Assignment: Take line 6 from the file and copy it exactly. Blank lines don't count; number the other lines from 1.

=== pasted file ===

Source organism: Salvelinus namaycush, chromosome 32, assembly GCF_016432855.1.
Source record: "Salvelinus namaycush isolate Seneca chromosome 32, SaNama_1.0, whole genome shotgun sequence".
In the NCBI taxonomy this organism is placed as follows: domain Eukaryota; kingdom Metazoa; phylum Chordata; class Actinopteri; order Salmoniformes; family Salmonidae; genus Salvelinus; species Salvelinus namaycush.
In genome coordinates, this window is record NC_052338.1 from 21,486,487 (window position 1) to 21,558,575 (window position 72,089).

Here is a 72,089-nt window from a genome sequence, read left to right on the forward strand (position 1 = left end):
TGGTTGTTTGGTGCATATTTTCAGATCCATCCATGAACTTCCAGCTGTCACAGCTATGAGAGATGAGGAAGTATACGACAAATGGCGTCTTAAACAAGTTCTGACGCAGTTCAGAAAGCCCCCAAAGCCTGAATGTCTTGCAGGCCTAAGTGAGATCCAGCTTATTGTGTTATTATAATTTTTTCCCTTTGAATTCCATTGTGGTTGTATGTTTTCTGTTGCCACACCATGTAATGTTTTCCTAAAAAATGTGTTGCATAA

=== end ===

TGGTTGTTTGGTGCATATTTTCAGATCCATCCATGAACTTCCAGCTGTCACAGCTATGAGAGATGAGGAAGTATACGACAAATGGCGTCTTAAACAAGTTCTGACGCAGTTCAGAAAGCCCCCAAAGCCTGAATGTCTTGCAGGCCTAAGTGAGATCCAGCTTATTGTGTTATTATAATTTTTTCCCTTTGAATTCCATTGTGGTTGTATGTTTTCTGTTGCCACACCATGTAATGTTTTCCTAAAAAATGTGTTGCATAA